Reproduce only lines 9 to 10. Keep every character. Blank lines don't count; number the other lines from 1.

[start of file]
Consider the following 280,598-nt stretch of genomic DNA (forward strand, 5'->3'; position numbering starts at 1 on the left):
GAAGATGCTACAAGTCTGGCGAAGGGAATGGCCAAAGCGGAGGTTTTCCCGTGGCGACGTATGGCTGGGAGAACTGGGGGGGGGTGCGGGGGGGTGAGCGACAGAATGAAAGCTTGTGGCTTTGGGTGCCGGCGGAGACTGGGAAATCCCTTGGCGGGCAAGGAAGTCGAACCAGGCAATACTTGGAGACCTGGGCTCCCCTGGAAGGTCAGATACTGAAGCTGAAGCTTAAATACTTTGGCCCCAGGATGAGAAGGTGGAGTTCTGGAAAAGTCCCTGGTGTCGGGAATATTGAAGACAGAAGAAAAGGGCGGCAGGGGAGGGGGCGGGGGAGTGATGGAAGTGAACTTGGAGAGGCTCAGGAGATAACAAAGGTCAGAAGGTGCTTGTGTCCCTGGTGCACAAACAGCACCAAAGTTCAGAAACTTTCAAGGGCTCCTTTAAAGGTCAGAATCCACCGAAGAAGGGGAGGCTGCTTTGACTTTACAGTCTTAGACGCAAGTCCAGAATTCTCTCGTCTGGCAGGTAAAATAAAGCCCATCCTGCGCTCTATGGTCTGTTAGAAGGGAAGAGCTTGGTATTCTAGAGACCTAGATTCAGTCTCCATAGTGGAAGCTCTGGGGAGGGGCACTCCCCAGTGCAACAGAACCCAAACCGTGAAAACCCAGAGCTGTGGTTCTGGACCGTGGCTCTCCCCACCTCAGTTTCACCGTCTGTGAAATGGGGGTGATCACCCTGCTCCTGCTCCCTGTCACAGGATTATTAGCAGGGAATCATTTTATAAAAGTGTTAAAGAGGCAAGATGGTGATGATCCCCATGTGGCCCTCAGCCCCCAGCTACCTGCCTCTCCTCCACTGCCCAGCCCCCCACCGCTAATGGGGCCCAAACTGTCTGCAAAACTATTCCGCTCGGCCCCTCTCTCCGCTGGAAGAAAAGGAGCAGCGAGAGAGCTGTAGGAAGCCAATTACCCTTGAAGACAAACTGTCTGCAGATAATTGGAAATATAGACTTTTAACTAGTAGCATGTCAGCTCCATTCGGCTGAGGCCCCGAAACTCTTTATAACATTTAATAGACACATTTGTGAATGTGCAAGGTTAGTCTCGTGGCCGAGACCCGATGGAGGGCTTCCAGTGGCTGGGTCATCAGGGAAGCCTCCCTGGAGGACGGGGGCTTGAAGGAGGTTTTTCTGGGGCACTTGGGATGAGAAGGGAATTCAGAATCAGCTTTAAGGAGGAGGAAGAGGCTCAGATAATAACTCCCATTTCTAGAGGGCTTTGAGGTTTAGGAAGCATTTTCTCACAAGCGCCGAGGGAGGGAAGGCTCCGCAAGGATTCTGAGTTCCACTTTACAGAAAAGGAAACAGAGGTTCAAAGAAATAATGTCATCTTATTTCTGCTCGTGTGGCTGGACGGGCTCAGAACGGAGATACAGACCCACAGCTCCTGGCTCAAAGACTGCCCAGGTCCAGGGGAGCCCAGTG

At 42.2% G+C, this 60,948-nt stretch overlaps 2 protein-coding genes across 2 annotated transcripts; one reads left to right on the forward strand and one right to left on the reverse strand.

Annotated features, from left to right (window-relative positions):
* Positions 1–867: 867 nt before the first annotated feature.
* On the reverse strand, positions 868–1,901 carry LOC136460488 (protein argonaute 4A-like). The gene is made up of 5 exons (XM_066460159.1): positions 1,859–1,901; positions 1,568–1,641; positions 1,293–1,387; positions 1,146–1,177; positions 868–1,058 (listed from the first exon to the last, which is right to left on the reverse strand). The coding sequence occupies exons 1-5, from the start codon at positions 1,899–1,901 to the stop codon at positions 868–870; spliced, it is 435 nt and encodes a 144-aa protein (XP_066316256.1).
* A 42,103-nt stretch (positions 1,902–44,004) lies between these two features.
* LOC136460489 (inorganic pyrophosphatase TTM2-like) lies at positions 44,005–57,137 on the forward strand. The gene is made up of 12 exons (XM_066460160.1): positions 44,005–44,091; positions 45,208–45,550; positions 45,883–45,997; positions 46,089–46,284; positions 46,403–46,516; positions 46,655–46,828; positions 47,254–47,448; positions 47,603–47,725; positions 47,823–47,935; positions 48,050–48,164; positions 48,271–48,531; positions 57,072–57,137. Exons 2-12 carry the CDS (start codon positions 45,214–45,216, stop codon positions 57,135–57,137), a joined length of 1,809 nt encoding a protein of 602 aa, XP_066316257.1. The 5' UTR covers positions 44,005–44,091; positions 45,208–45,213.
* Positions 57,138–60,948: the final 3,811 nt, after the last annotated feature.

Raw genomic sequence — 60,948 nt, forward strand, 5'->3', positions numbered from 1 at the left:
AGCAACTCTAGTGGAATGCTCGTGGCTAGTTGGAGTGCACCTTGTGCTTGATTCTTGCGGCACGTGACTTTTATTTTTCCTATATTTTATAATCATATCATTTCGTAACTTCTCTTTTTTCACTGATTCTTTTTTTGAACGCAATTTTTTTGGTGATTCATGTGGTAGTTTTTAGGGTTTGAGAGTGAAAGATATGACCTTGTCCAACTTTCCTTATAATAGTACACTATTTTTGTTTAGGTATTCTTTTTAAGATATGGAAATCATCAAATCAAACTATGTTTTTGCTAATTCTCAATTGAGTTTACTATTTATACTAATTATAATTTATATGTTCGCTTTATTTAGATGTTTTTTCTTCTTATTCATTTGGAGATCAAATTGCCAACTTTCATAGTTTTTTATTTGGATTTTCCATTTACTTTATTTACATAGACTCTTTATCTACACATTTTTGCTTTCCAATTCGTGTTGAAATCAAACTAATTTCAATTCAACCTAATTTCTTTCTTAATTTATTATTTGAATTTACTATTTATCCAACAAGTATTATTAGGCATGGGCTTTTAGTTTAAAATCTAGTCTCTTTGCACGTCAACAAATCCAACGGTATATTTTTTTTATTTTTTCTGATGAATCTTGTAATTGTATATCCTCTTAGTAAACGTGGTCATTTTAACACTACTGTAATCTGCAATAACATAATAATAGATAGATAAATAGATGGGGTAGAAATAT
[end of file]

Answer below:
* Positions 57,138–60,948: the final 3,811 nt, after the last annotated feature.

Raw genomic sequence — 60,948 nt, forward strand, 5'->3', positions numbered from 1 at the left: